There are those out there that are convinced that Nevada business entities are the optimal solution for any real estate business regardless of type, location, benefit or cost. Others believe it’s Delaware or Wyoming that provide the most benefits for real estate businesses. The truth is, it isn’t that cut and dry.
So, how does a real estate investor decide which is right for them? The best answer is to consult with a knowledgeable professional who understands the benefits of doing business in each state, so they can advise you based on your circumstances. However, let’s explore a few general principals to consider when deciding which state to use for your real estate LLC.
Guiding Principles for Creating an LLC for Real Estate:
- You Could Hold Title in an LLC filed in the State Where the Property is Located
Conducting rental activity through an LLC is considered doing business in the state where the property is located. If the LLC is the owner of the rental, then state law requires the LLC be registered in the state.
- Have your Rental State LLC owned by a Wyoming, Nevada or Delaware Member Manager
For instance, because Nevada offers anonymity (meaning no one can discover your involvement with the LLC through the secretary of state or tax filing, and they offer great charging order protections from your creditors), you may decide to set up your LLC there. You could be setting up one Nevada LLC, then make it the member manager of your multiple local LLCs. Your Nevada LLC would extend its anonymity to the local LLCs through the member manager setup.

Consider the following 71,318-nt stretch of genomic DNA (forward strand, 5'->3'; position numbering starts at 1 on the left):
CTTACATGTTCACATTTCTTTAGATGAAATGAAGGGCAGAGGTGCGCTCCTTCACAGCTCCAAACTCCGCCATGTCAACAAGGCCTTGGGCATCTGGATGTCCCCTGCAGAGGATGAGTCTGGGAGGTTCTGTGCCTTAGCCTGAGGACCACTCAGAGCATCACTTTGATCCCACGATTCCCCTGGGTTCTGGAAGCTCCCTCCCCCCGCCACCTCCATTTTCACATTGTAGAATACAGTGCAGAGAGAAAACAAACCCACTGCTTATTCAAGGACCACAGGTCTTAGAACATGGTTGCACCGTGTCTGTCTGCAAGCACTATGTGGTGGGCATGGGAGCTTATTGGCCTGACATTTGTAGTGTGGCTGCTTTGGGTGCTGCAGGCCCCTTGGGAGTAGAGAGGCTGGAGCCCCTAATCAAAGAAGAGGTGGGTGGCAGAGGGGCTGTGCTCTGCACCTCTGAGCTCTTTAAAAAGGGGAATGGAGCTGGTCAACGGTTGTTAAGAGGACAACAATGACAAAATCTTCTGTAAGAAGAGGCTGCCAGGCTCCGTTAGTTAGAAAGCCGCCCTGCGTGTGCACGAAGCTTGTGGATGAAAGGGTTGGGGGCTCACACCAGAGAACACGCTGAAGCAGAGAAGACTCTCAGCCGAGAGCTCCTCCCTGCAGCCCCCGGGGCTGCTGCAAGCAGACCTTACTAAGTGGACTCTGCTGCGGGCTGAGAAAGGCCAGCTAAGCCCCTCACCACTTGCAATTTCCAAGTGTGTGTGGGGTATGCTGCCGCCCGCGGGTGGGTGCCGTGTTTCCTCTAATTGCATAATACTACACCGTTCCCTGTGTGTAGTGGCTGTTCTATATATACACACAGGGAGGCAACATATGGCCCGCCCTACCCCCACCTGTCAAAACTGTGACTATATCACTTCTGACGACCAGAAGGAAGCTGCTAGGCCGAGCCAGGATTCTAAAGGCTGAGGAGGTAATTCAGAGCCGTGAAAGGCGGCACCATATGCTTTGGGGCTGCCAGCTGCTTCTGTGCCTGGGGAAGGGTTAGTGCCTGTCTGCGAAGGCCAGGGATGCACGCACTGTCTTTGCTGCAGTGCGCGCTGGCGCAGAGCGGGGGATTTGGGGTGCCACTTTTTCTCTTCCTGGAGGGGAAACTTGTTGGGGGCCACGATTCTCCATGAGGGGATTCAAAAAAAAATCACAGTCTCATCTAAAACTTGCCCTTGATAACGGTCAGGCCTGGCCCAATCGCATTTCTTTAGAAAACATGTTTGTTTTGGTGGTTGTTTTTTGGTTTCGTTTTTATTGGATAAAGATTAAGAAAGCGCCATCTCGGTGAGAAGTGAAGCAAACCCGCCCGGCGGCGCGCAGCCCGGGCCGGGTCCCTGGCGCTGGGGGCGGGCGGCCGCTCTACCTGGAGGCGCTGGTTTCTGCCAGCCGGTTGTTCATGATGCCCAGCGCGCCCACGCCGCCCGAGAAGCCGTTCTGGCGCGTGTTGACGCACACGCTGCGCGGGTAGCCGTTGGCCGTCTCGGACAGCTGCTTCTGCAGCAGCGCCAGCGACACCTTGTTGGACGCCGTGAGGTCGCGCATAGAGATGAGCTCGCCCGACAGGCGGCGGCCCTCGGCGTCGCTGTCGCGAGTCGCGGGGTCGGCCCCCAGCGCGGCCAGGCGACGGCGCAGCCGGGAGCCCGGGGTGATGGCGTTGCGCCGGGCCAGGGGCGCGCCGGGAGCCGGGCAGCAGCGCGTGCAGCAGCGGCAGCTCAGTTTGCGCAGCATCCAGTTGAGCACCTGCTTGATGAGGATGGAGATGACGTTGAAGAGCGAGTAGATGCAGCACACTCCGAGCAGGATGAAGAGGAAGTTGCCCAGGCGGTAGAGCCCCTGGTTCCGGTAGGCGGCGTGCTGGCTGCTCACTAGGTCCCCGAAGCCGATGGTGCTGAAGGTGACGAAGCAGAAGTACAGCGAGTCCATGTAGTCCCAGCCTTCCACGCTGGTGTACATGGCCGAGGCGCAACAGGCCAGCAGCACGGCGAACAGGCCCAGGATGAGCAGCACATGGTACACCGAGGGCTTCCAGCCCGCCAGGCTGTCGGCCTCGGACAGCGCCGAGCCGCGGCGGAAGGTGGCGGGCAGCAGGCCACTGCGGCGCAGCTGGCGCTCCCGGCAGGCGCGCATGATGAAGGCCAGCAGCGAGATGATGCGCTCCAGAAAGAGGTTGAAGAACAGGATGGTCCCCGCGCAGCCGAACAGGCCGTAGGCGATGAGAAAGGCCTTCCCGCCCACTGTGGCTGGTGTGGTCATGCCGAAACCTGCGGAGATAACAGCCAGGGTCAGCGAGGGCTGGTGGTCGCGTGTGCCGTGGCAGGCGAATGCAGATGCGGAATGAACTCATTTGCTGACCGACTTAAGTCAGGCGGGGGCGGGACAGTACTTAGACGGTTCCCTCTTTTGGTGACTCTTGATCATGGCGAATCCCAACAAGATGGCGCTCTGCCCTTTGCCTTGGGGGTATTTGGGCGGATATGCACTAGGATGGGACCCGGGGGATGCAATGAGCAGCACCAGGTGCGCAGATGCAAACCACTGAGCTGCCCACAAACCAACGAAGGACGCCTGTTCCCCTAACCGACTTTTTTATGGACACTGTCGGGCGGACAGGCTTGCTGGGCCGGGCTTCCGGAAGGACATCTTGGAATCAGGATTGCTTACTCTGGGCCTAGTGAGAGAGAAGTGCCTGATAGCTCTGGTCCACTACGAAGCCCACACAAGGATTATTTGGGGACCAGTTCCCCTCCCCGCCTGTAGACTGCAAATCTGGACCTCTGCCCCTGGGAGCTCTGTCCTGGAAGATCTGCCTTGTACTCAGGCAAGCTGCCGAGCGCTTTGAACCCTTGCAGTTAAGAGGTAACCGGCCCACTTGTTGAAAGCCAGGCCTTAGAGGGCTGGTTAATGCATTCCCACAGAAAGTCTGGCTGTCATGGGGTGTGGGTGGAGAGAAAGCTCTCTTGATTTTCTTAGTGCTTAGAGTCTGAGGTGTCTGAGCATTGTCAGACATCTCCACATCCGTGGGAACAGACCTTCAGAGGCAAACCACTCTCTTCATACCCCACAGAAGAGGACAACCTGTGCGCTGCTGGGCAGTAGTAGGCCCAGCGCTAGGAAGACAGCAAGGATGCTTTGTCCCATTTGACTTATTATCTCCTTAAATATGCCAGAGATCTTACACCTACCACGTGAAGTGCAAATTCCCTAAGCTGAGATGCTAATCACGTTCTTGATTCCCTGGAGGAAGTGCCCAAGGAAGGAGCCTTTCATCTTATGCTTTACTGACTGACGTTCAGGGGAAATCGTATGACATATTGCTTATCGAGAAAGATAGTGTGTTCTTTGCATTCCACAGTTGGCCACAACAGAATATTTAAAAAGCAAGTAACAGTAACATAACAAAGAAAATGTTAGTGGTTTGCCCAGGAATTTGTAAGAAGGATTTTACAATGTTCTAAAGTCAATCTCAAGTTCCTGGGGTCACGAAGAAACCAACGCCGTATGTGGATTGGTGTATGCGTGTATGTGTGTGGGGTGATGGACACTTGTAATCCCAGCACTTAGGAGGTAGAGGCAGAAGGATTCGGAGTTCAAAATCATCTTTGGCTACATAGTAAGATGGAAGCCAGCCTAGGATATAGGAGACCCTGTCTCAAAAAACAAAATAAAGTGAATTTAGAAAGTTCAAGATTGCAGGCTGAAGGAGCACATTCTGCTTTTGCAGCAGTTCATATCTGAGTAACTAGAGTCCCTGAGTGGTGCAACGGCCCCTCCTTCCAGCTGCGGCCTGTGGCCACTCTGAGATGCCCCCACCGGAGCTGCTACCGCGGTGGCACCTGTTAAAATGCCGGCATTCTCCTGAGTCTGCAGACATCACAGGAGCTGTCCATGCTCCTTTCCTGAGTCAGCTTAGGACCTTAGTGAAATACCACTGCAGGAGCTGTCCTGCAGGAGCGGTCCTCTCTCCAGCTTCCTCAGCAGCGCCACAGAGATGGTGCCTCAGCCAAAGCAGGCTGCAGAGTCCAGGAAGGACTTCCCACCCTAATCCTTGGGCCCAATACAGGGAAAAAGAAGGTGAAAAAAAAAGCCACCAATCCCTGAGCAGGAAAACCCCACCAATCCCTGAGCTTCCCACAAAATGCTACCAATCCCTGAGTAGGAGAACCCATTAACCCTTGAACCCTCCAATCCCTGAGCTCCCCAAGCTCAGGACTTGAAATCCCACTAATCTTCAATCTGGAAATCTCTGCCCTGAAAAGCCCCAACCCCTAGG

- Re-Consider Principal 1 if your State has High Filing Fees
Let’s assume you have 7 properties in California. If you create 7 California LLCs, the annual fee is a minimum of $5,600! An alternative approach would be to set up 7 land trusts to own these properties, then create 7 Wyoming LLCs ($50 a year renewal) to be the beneficiary of the land trusts. This way, you can reduce costs by about $5,000 per year! You will still need an entity filed in the state where the properties are located to manage the tenants. To meet this requirement, you could set up a California Corporation to serve as the property manager and collect all the rents on behalf of the LLCs.
- You Could Set up a Wyoming LLC for any Flip Deals to Save on Costs
The general rule among all states is if an entity is engaging in regular and continuous contact with a state, it must register to conduct business in the state. Rental activity is regular and continuous. Flipping a house is an isolated occurrence. Since you will dissolve the Wyoming LLC after flipping the property, having engaged in only one transaction, you will not have engaged in anything rising to the level of regular and continuous. After the completion of the fix and flip transaction you could dissolve the Wyoming LLC and set a new one for any future transactions.
Which State Is Best for Your Real Estate LLC?
After establishing a few principles, the question is where do you set up the holding/flipping LLC?